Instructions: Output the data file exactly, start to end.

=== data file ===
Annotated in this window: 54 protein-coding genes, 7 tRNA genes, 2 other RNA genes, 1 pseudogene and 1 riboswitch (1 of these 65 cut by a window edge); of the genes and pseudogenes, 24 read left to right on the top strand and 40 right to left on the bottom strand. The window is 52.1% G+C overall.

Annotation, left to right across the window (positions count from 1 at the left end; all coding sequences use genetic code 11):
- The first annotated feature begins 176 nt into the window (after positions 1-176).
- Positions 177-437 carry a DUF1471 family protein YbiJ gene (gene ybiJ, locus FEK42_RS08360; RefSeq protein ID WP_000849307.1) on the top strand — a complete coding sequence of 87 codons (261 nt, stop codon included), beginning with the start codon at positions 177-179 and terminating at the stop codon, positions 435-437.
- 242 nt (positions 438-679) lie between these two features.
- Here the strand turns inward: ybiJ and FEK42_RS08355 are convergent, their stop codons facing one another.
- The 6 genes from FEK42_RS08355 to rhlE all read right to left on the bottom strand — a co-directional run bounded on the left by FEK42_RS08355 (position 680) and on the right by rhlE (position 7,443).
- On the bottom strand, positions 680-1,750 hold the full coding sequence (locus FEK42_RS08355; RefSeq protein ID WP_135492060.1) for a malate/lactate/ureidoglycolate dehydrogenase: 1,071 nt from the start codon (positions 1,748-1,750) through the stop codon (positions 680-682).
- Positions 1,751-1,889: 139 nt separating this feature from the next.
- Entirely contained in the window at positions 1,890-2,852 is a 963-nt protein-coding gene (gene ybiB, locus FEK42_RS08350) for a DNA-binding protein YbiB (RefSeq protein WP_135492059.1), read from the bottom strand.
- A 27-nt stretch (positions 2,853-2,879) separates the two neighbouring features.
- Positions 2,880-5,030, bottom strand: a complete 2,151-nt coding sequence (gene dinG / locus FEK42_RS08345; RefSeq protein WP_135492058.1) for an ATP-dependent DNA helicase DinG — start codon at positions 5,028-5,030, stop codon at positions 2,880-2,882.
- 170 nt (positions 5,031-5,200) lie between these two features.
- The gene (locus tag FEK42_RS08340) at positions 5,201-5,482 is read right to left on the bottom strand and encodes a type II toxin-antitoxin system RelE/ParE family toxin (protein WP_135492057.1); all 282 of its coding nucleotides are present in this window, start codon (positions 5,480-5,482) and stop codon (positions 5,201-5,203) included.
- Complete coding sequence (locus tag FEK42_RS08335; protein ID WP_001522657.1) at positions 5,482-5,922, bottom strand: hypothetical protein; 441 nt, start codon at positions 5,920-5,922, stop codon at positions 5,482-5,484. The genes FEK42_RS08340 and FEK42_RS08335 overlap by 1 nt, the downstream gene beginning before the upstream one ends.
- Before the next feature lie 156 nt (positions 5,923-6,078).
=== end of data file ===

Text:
Annotated in this window: 54 protein-coding genes, 7 tRNA genes, 2 other RNA genes, 1 pseudogene and 1 riboswitch (1 of these 65 cut by a window edge); of the genes and pseudogenes, 24 read left to right on the top strand and 40 right to left on the bottom strand. The window is 52.1% G+C overall.

Annotation, left to right across the window (positions count from 1 at the left end; all coding sequences use genetic code 11):
- The first annotated feature begins 176 nt into the window (after positions 1-176).
- Positions 177-437 carry a DUF1471 family protein YbiJ gene (gene ybiJ, locus FEK42_RS08360; RefSeq protein ID WP_000849307.1) on the top strand — a complete coding sequence of 87 codons (261 nt, stop codon included), beginning with the start codon at positions 177-179 and terminating at the stop codon, positions 435-437.
- 242 nt (positions 438-679) lie between these two features.
- Here the strand turns inward: ybiJ and FEK42_RS08355 are convergent, their stop codons facing one another.
- The 6 genes from FEK42_RS08355 to rhlE all read right to left on the bottom strand — a co-directional run bounded on the left by FEK42_RS08355 (position 680) and on the right by rhlE (position 7,443).
- On the bottom strand, positions 680-1,750 hold the full coding sequence (locus FEK42_RS08355; RefSeq protein ID WP_135492060.1) for a malate/lactate/ureidoglycolate dehydrogenase: 1,071 nt from the start codon (positions 1,748-1,750) through the stop codon (positions 680-682).
- Positions 1,751-1,889: 139 nt separating this feature from the next.
- Entirely contained in the window at positions 1,890-2,852 is a 963-nt protein-coding gene (gene ybiB, locus FEK42_RS08350) for a DNA-binding protein YbiB (RefSeq protein WP_135492059.1), read from the bottom strand.
- A 27-nt stretch (positions 2,853-2,879) separates the two neighbouring features.
- Positions 2,880-5,030, bottom strand: a complete 2,151-nt coding sequence (gene dinG / locus FEK42_RS08345; RefSeq protein WP_135492058.1) for an ATP-dependent DNA helicase DinG — start codon at positions 5,028-5,030, stop codon at positions 2,880-2,882.
- 170 nt (positions 5,031-5,200) lie between these two features.
- The gene (locus tag FEK42_RS08340) at positions 5,201-5,482 is read right to left on the bottom strand and encodes a type II toxin-antitoxin system RelE/ParE family toxin (protein WP_135492057.1); all 282 of its coding nucleotides are present in this window, start codon (positions 5,480-5,482) and stop codon (positions 5,201-5,203) included.
- Complete coding sequence (locus tag FEK42_RS08335; protein ID WP_001522657.1) at positions 5,482-5,922, bottom strand: hypothetical protein; 441 nt, start codon at positions 5,920-5,922, stop codon at positions 5,482-5,484. The genes FEK42_RS08340 and FEK42_RS08335 overlap by 1 nt, the downstream gene beginning before the upstream one ends.
- Before the next feature lie 156 nt (positions 5,923-6,078).